NU Press book series celebrates LGBTQ+ literature

· 2 min read

NU Press book series celebrates LGBTQ+ literature

Books on a shelf

The University of Nebraska Press is organizing a new book series that will highlight LGBTQ+ authors.

The Zero Street Fiction series will invite submissions of novels and short story collections from new and established LGBTQ+ authors that feature LGBTQ+ characters and/or themes. The series editors are Timothy Schaffert, Susan Rosowski Professor of English and bestselling author of “The Perfume Thief,” and SJ Sindu, author of “Blue-Skinned Gods.”


The University of Nebraska–Lincoln holds the distinction of offering the longest continuous LGBTQ+ programming of any institution of higher education in the nation. The Department of English offered the university’s first LGBTQ+ course in 1970 — also the he first LGBTQ+ class to be taught at a university by an openly gay scholar.

The co-editors of the series are two alumni of the university’s LGBTQ+ programming, who have become established authors themselves.

“We’re excited to join those editors and publishers who have been giving voice to queer authors, especially as the demand and interest in their stories has grown and flourished in recent years,” Schaffert said. “I’m interested in fiction that invites the reader into richly imagined worlds, whether a modern-day portrait of a well-known city or a complete invention of a fictional universe.”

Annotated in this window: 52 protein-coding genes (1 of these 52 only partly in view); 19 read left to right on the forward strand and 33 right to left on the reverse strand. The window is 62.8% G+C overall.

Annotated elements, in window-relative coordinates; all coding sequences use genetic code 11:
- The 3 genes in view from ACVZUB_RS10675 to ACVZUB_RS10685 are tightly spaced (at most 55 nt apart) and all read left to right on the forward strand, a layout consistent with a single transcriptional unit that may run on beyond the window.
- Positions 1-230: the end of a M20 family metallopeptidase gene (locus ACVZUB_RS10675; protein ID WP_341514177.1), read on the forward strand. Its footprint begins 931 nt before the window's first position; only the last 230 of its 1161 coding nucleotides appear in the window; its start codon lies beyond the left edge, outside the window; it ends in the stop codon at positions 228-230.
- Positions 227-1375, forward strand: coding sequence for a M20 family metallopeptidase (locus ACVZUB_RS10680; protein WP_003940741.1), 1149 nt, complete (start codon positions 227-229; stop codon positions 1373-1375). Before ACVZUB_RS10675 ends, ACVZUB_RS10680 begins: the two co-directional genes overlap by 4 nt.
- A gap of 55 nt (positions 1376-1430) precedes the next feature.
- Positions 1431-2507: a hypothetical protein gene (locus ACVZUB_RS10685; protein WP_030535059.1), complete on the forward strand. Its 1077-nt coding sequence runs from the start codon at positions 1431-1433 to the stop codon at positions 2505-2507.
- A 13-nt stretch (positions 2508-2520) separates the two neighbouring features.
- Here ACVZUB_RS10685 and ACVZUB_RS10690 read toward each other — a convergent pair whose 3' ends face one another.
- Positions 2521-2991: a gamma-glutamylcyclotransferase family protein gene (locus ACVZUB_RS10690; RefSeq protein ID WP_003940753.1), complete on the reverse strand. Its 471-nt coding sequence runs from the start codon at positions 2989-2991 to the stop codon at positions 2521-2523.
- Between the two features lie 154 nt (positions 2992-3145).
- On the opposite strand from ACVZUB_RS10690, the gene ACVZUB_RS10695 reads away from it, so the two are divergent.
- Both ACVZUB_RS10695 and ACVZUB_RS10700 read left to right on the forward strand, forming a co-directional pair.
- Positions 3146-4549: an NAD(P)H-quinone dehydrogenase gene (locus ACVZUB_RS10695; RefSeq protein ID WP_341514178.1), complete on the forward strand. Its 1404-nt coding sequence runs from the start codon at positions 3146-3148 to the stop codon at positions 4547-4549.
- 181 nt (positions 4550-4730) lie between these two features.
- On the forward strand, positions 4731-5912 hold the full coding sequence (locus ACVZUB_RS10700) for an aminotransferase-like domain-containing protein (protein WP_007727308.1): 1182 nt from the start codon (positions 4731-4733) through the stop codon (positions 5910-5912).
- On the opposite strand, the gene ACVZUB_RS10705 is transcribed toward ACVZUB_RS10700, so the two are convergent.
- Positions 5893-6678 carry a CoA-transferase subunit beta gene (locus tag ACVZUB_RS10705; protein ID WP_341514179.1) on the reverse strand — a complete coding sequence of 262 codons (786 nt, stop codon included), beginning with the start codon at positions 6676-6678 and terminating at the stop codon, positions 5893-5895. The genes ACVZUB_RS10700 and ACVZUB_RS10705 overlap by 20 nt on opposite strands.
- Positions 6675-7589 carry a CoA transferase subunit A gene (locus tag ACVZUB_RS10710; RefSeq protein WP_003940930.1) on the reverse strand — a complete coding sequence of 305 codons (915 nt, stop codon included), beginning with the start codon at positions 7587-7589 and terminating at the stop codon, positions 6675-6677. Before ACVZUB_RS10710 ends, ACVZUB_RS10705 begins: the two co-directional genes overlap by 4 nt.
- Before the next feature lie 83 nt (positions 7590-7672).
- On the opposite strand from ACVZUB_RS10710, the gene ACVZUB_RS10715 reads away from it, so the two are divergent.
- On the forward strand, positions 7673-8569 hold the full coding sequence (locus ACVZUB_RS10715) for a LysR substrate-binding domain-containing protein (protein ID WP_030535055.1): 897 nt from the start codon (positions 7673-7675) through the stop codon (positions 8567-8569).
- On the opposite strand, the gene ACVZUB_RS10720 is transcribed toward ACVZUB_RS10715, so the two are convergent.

Zero Street Fiction emerges from the university’s decades of commitment to LGBTQ+ literature. “Zero Street” is how Allen Ginsberg referenced Lincoln’s O Street in a poem he composed in 1966 while traveling to Nebraska for a reading on campus.

“Zero Street is not only exciting, but also important. I’m interested in fiction that transports me on a language level, wrapping me up in scene and story so that I’m no longer aware that I’m reading,” Sindu said. “We want to encourage fiction from authors with intersecting marginalized identities, especially those who speak to and illustrate diversity within queer communities.”

Zero Street will be committed to literary fiction with commercial potential, and to providing marginalized authors opportunities for a wide readership in the trade fiction market. The series editors are seeking literary fiction of all kinds, from stories of modern life to innovations on traditions of genre and are particularly interested in Black, indigenous and people of color authors, trans authors, and queer authors over 50 years of age.

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